Download the authoritative guide: Cloud Computing 2018: Using the Cloud to Transform Your Business
For many people such as myself, using Skype is a necessary evil. Those of us who work within offices that utilize Skype as their primary means of conferencing will have a very tough time convincing enterprise environments that open source alternatives are better.
I'm not saying it never happens, rather that once a means of communicating is setup, good luck adapting to something new. Sadly in some instances, this has meant relying on Skype.
For years before the Microsoft buyout of Skype, it was clear that the Skype team had little interest in pursuing updates for the Linux Skype client. The reasons why could best be left to one’s imagination. I suspect time, funding, and distribution differences all contributed to nothing happening. But to the end user, it left many of us trying to find usable alternatives.
Skype alternatives: a two-way challenge
Normally when a Linux enthusiast finds themselves facing a software challenge, they find ways to overcome it. Tweak some settings, look for an alternative application, and all other avenues are explored to get the needed software working properly. Unfortunately when it comes to software to be used on someone else's desktop, we have little control here.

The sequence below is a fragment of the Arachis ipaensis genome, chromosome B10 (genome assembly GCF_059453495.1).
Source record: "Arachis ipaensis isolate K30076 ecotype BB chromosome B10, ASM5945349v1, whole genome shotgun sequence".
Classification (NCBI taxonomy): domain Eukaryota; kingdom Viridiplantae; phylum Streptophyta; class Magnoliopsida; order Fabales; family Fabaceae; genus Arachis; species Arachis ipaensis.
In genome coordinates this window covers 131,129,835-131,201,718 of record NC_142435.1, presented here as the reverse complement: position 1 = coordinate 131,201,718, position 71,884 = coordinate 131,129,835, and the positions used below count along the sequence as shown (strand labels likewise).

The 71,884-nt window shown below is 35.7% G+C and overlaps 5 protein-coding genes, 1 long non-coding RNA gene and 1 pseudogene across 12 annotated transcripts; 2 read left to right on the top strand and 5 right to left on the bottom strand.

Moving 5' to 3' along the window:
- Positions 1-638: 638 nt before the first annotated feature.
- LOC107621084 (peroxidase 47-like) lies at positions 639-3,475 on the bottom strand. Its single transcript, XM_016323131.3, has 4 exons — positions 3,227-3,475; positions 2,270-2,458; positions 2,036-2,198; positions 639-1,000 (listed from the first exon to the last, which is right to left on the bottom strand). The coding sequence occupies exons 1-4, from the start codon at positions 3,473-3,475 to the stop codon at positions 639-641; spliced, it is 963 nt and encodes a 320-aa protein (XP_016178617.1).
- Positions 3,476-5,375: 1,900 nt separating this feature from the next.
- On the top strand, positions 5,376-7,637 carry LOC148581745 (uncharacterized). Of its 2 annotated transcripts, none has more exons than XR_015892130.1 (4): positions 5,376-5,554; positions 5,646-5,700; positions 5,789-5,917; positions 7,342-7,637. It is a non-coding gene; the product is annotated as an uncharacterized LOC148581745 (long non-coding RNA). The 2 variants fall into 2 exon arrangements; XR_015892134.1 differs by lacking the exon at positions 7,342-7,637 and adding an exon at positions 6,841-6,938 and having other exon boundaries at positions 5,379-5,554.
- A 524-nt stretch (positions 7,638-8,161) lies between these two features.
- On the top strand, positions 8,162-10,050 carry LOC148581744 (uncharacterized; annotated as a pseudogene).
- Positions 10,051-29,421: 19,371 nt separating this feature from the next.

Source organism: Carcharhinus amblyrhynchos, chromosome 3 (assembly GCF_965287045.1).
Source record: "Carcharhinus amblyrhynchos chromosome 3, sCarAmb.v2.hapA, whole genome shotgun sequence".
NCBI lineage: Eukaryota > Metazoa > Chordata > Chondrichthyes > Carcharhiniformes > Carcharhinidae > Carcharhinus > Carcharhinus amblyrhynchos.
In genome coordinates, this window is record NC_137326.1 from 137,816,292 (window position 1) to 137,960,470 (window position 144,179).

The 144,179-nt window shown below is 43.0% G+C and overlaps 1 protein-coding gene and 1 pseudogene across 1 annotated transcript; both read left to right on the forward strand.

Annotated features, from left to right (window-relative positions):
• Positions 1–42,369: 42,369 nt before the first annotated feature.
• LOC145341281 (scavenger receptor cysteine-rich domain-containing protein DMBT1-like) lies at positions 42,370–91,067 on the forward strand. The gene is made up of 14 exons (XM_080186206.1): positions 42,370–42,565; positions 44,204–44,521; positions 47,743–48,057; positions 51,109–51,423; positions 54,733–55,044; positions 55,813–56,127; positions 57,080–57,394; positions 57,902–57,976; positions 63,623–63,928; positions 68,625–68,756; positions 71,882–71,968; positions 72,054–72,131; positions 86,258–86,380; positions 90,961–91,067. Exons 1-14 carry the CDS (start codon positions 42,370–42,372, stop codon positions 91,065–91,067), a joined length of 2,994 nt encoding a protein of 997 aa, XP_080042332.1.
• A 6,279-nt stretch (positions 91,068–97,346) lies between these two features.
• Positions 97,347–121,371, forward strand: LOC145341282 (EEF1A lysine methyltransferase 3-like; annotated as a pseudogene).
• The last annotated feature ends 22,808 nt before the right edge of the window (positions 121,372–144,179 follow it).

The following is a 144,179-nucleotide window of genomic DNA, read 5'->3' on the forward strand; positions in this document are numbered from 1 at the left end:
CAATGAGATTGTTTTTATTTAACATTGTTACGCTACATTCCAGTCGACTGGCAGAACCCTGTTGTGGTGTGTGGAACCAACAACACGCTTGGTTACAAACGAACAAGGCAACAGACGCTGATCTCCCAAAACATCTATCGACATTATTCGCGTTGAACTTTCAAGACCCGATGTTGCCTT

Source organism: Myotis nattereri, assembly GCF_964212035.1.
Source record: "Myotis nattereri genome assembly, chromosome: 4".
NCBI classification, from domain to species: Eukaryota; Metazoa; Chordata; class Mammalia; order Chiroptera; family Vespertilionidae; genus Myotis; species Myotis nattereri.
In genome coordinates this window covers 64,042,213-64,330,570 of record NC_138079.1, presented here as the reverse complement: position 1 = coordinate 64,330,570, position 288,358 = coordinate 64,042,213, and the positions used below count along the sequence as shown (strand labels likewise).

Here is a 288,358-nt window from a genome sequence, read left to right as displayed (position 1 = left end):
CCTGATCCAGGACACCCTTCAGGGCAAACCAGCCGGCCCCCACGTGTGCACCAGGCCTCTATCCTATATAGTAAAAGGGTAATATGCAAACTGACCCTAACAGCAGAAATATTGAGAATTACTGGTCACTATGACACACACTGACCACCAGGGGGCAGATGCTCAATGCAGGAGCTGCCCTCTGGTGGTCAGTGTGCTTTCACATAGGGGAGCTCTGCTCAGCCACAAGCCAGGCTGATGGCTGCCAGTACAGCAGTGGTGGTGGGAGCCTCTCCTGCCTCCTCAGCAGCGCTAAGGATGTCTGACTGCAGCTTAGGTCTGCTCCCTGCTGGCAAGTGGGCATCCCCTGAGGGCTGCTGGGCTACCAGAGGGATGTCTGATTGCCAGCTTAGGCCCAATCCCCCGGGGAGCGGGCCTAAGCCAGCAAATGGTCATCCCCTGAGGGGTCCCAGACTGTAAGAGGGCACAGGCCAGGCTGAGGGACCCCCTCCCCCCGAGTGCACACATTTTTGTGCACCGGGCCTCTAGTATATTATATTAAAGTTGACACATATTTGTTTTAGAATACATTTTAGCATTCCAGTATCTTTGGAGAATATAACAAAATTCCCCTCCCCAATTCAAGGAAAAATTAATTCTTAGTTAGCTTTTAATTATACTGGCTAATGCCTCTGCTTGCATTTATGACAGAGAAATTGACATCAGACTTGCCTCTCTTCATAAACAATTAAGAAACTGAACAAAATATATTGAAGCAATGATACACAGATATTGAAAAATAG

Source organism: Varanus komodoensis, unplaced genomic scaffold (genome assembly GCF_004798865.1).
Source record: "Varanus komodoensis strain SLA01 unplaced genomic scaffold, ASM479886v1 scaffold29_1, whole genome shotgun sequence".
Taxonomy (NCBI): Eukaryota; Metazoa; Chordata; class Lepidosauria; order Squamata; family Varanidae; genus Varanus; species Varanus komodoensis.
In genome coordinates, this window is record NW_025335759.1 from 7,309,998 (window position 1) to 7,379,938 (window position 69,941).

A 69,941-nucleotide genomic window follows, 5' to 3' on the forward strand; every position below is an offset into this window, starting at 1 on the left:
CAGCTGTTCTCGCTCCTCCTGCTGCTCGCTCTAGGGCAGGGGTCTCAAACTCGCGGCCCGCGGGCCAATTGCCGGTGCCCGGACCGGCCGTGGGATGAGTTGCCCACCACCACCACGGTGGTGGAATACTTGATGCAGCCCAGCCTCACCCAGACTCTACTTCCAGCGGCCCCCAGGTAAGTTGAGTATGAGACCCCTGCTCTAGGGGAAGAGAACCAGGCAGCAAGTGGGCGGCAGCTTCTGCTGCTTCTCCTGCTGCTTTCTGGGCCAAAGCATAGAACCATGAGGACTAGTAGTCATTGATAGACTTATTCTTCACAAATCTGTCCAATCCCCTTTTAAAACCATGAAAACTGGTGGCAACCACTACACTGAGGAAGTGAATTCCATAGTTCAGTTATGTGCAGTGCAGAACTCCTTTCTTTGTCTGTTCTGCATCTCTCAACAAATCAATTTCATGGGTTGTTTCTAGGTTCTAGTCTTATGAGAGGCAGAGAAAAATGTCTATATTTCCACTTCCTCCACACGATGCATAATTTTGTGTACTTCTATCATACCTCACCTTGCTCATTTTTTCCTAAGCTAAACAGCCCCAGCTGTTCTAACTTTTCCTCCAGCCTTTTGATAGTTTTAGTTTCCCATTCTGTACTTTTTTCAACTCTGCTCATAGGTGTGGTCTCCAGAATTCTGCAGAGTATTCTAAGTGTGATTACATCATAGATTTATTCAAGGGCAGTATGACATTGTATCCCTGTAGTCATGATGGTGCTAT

Well, it seems I was wrong. Each time I've tried to get someone to run one of these applications, they bring up one undeniable fact _ who outside of hardcore Linux users actually use these apps? To run them, it would mean these users were running the applications for my sake only. The rest of their friends are on Skype.
No matter how much I want people to use the Skype alternatives, it's simply not happening outside of the Linux user space. Even worse, the applications we do have aren't that great to begin with.
Ekiga: needs commercial sponsorship
Without question one of the most frustrating Skype alternatives is known as Ekiga. Using protocols that are supportive of open standards, this little VoIP application should have been a Skype killer years ago. Despite its shortcoming of relying on dated third-party software on the OS X front, it offers useable clients for both Linux and Windows.
Unfortunately, any snow ball’s chance of mass adoption has died ever since Skype for Windows has continued adding on cool functionality like group video chat, screen-sharing and a smoother approach to dialing landlines. Even though Ekiga is able to sell credits so users can also dial out to landlines, the interface is so clunky that it's not going to win most people over. With regard to group video calls and screen-sharing, Ekiga doesn't appear to be entering this space anytime soon.